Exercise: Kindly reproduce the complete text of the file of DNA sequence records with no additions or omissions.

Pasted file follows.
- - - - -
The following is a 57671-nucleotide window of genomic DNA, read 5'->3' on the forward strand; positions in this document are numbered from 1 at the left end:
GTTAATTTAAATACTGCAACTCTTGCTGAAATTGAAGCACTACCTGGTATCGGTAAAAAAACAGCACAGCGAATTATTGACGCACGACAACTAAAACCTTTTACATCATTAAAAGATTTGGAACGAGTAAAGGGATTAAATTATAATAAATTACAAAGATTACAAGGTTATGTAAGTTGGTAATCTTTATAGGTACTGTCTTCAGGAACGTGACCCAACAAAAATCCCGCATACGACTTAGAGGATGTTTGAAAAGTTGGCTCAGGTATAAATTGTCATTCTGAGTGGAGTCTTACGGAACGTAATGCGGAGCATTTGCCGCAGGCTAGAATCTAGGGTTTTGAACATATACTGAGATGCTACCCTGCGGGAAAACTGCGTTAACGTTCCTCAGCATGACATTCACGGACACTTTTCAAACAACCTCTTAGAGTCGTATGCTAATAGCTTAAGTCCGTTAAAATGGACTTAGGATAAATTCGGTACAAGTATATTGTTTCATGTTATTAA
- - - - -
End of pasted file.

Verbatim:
The following is a 57671-nucleotide window of genomic DNA, read 5'->3' on the forward strand; positions in this document are numbered from 1 at the left end:
GTTAATTTAAATACTGCAACTCTTGCTGAAATTGAAGCACTACCTGGTATCGGTAAAAAAACAGCACAGCGAATTATTGACGCACGACAACTAAAACCTTTTACATCATTAAAAGATTTGGAACGAGTAAAGGGATTAAATTATAATAAATTACAAAGATTACAAGGTTATGTAAGTTGGTAATCTTTATAGGTACTGTCTTCAGGAACGTGACCCAACAAAAATCCCGCATACGACTTAGAGGATGTTTGAAAAGTTGGCTCAGGTATAAATTGTCATTCTGAGTGGAGTCTTACGGAACGTAATGCGGAGCATTTGCCGCAGGCTAGAATCTAGGGTTTTGAACATATACTGAGATGCTACCCTGCGGGAAAACTGCGTTAACGTTCCTCAGCATGACATTCACGGACACTTTTCAAACAACCTCTTAGAGTCGTATGCTAATAGCTTAAGTCCGTTAAAATGGACTTAGGATAAATTCGGTACAAGTATATTGTTTCATGTTATTAA